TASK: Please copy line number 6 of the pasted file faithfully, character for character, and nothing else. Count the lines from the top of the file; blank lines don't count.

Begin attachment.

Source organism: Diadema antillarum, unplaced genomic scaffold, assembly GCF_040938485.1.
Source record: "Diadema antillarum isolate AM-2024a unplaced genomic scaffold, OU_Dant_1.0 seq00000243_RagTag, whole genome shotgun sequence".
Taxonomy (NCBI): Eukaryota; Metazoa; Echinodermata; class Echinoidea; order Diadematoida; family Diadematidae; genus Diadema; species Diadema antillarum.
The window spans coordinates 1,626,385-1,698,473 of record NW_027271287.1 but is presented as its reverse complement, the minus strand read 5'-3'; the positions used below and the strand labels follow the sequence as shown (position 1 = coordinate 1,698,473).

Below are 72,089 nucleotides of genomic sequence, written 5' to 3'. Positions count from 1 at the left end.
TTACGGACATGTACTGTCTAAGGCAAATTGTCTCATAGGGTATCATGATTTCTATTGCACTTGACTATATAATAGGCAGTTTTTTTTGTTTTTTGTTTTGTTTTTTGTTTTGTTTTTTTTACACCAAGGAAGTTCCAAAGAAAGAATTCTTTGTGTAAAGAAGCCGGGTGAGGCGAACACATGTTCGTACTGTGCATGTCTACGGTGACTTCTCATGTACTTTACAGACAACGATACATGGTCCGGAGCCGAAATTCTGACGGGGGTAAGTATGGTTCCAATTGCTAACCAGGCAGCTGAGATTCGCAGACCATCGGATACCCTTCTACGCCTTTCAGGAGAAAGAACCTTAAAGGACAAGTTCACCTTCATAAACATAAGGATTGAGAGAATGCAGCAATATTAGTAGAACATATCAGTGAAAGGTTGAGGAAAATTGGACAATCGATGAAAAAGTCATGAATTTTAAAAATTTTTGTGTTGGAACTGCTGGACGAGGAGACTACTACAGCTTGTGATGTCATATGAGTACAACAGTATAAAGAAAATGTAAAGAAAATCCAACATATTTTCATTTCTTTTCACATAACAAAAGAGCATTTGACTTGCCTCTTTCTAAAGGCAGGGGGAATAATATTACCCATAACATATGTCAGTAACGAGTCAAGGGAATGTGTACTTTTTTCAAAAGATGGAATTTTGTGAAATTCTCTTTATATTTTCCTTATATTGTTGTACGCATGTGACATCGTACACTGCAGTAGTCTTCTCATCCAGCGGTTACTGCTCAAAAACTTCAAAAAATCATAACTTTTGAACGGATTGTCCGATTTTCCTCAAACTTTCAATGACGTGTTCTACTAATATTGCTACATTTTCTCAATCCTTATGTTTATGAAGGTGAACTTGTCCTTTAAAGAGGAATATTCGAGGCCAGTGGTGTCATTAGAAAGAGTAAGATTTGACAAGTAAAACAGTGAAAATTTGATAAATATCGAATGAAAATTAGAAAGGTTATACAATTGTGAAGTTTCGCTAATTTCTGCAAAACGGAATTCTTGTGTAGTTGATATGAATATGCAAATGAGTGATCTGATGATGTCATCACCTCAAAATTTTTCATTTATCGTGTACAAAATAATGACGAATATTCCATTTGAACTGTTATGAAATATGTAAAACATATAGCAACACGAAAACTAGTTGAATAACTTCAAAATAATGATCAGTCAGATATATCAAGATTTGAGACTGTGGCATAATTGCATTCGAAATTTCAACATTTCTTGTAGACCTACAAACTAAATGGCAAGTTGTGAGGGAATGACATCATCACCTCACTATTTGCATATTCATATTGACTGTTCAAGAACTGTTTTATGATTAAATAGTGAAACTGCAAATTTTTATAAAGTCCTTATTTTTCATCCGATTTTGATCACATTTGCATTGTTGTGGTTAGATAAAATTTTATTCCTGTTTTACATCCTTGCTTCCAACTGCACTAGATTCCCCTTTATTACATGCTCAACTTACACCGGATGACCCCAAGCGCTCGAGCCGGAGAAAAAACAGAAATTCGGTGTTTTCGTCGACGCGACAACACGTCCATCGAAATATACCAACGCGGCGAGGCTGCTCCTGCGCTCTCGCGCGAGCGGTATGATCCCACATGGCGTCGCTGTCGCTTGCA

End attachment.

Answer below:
TTACGGACATGTACTGTCTAAGGCAAATTGTCTCATAGGGTATCATGATTTCTATTGCACTTGACTATATAATAGGCAGTTTTTTTTGTTTTTTGTTTTGTTTTTTGTTTTGTTTTTTTTACACCAAGGAAGTTCCAAAGAAAGAATTCTTTGTGTAAAGAAGCCGGGTGAGGCGAACACATGTTCGTACTGTGCATGTCTACGGTGACTTCTCATGTACTTTACAGACAACGATACATGGTCCGGAGCCGAAATTCTGACGGGGGTAAGTATGGTTCCAATTGCTAACCAGGCAGCTGAGATTCGCAGACCATCGGATACCCTTCTACGCCTTTCAGGAGAAAGAACCTTAAAGGACAAGTTCACCTTCATAAACATAAGGATTGAGAGAATGCAGCAATATTAGTAGAACATATCAGTGAAAGGTTGAGGAAAATTGGACAATCGATGAAAAAGTCATGAATTTTAAAAATTTTTGTGTTGGAACTGCTGGACGAGGAGACTACTACAGCTTGTGATGTCATATGAGTACAACAGTATAAAGAAAATGTAAAGAAAATCCAACATATTTTCATTTCTTTTCACATAACAAAAGAGCATTTGACTTGCCTCTTTCTAAAGGCAGGGGGAATAATATTACCCATAACATATGTCAGTAACGAGTCAAGGGAATGTGTACTTTTTTCAAAAGATGGAATTTTGTGAAATTCTCTTTATATTTTCCTTATATTGTTGTACGCATGTGACATCGTACACTGCAGTAGTCTTCTCATCCAGCGGTTACTGCTCAAAAACTTCAAAAAATCATAACTTTTGAACGGATTGTCCGATTTTCCTCAAACTTTCAATGACGTGTTCTACTAATATTGCTACATTTTCTCAATCCTTATGTTTATGAAGGTGAACTTGTCCTTTAAAGAGGAATATTCGAGGCCAGTGGTGTCATTAGAAAGAGTAAGATTTGACAAGTAAAACAGTGAAAATTTGATAAATATCGAATGAAAATTAGAAAGGTTATACAATTGTGAAGTTTCGCTAATTTCTGCAAAACGGAATTCTTGTGTAGTTGATATGAATATGCAAATGAGTGATCTGATGATGTCATCACCTCAAAATTTTTCATTTATCGTGTACAAAATAATGACGAATATTCCATTTGAACTGTTATGAAATATGTAAAACATATAGCAACACGAAAACTAGTTGAATAACTTCAAAATAATGATCAGTCAGATATATCAAGATTTGAGACTGTGGCATAATTGCATTCGAAATTTCAACATTTCTTGTAGACCTACAAACTAAATGGCAAGTTGTGAGGGAATGACATCATCACCTCACTATTTGCATATTCATATTGACTGTTCAAGAACTGTTTTATGATTAAATAGTGAAACTGCAAATTTTTATAAAGTCCTTATTTTTCATCCGATTTTGATCACATTTGCATTGTTGTGGTTAGATAAAATTTTATTCCTGTTTTACATCCTTGCTTCCAACTGCACTAGATTCCCCTTTATTACATGCTCAACTTACACCGGATGACCCCAAGCGCTCGAGCCGGAGAAAAAACAGAAATTCGGTGTTTTCGTCGACGCGACAACACGTCCATCGAAATATACCAACGCGGCGAGGCTGCTCCTGCGCTCTCGCGCGAGCGGTATGATCCCACATGGCGTCGCTGTCGCTTGCA